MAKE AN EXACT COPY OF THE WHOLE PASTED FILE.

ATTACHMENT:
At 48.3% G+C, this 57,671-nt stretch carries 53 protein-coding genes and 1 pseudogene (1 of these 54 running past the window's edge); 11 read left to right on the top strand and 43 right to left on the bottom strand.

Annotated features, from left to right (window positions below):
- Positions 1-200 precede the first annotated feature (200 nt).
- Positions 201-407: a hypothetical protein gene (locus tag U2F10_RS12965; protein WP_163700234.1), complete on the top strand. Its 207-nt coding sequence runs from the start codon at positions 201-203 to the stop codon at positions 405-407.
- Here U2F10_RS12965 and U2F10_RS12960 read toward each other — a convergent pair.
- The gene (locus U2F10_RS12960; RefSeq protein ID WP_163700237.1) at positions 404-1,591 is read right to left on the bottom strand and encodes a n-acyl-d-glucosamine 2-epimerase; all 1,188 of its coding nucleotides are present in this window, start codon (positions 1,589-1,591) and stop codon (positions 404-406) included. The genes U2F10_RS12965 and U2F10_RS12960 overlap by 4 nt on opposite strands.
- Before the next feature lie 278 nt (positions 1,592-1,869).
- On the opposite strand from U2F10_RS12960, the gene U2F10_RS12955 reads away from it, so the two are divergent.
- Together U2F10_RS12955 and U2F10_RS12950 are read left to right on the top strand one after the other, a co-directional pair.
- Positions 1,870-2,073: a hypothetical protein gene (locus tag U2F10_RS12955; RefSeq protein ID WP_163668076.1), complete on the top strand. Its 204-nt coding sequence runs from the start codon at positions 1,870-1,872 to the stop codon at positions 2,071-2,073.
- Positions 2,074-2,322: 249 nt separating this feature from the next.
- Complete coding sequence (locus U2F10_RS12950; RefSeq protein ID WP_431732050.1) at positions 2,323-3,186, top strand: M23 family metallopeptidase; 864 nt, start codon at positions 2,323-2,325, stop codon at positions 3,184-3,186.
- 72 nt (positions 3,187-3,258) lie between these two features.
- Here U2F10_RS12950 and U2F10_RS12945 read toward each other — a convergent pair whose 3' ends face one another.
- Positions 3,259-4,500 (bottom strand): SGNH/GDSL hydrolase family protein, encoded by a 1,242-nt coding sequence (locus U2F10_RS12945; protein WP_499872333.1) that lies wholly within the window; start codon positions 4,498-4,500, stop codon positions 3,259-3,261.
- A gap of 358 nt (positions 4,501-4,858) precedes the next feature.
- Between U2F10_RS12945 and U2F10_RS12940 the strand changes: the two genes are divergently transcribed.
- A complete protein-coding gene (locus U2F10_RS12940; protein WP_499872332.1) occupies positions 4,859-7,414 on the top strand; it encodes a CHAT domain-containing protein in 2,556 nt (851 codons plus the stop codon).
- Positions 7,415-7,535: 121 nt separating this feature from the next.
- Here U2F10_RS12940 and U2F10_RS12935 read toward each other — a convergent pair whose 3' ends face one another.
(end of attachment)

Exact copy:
At 48.3% G+C, this 57,671-nt stretch carries 53 protein-coding genes and 1 pseudogene (1 of these 54 running past the window's edge); 11 read left to right on the top strand and 43 right to left on the bottom strand.

Annotated features, from left to right (window positions below):
- Positions 1-200 precede the first annotated feature (200 nt).
- Positions 201-407: a hypothetical protein gene (locus tag U2F10_RS12965; protein WP_163700234.1), complete on the top strand. Its 207-nt coding sequence runs from the start codon at positions 201-203 to the stop codon at positions 405-407.
- Here U2F10_RS12965 and U2F10_RS12960 read toward each other — a convergent pair.
- The gene (locus U2F10_RS12960; RefSeq protein ID WP_163700237.1) at positions 404-1,591 is read right to left on the bottom strand and encodes a n-acyl-d-glucosamine 2-epimerase; all 1,188 of its coding nucleotides are present in this window, start codon (positions 1,589-1,591) and stop codon (positions 404-406) included. The genes U2F10_RS12965 and U2F10_RS12960 overlap by 4 nt on opposite strands.
- Before the next feature lie 278 nt (positions 1,592-1,869).
- On the opposite strand from U2F10_RS12960, the gene U2F10_RS12955 reads away from it, so the two are divergent.
- Together U2F10_RS12955 and U2F10_RS12950 are read left to right on the top strand one after the other, a co-directional pair.
- Positions 1,870-2,073: a hypothetical protein gene (locus tag U2F10_RS12955; RefSeq protein ID WP_163668076.1), complete on the top strand. Its 204-nt coding sequence runs from the start codon at positions 1,870-1,872 to the stop codon at positions 2,071-2,073.
- Positions 2,074-2,322: 249 nt separating this feature from the next.
- Complete coding sequence (locus U2F10_RS12950; RefSeq protein ID WP_431732050.1) at positions 2,323-3,186, top strand: M23 family metallopeptidase; 864 nt, start codon at positions 2,323-2,325, stop codon at positions 3,184-3,186.
- 72 nt (positions 3,187-3,258) lie between these two features.
- Here U2F10_RS12950 and U2F10_RS12945 read toward each other — a convergent pair whose 3' ends face one another.
- Positions 3,259-4,500 (bottom strand): SGNH/GDSL hydrolase family protein, encoded by a 1,242-nt coding sequence (locus U2F10_RS12945; protein WP_499872333.1) that lies wholly within the window; start codon positions 4,498-4,500, stop codon positions 3,259-3,261.
- A gap of 358 nt (positions 4,501-4,858) precedes the next feature.
- Between U2F10_RS12945 and U2F10_RS12940 the strand changes: the two genes are divergently transcribed.
- A complete protein-coding gene (locus U2F10_RS12940; protein WP_499872332.1) occupies positions 4,859-7,414 on the top strand; it encodes a CHAT domain-containing protein in 2,556 nt (851 codons plus the stop codon).
- Positions 7,415-7,535: 121 nt separating this feature from the next.
- Here U2F10_RS12940 and U2F10_RS12935 read toward each other — a convergent pair whose 3' ends face one another.